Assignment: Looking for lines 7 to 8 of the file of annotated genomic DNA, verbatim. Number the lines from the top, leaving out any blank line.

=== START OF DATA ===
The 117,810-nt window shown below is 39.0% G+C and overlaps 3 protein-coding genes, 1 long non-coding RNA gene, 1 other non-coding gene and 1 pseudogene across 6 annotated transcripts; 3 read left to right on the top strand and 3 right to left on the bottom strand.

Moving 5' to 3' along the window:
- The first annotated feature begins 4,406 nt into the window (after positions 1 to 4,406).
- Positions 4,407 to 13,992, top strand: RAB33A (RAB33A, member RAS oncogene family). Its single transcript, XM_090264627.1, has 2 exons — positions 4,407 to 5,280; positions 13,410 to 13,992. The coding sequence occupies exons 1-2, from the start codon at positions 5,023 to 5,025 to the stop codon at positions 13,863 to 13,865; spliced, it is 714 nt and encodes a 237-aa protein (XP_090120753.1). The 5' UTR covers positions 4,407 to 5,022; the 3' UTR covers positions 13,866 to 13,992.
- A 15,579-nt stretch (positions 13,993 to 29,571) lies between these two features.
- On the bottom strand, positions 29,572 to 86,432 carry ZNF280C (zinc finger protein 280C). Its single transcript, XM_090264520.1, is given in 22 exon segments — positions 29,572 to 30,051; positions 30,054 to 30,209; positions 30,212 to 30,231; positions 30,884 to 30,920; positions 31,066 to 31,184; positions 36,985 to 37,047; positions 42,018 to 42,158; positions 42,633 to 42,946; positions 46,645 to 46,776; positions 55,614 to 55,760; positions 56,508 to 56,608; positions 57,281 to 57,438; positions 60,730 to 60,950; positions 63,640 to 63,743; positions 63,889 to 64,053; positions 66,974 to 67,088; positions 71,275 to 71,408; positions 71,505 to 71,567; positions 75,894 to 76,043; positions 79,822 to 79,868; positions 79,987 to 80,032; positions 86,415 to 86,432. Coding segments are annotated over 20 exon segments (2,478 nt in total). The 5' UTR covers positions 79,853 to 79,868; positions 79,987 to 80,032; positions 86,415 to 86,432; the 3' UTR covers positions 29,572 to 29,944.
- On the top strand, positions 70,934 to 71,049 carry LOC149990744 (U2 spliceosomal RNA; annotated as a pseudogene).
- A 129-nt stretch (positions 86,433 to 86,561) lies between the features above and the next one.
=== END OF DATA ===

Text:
- On the top strand, positions 70,934 to 71,049 carry LOC149990744 (U2 spliceosomal RNA; annotated as a pseudogene).
- A 129-nt stretch (positions 86,433 to 86,561) lies between the features above and the next one.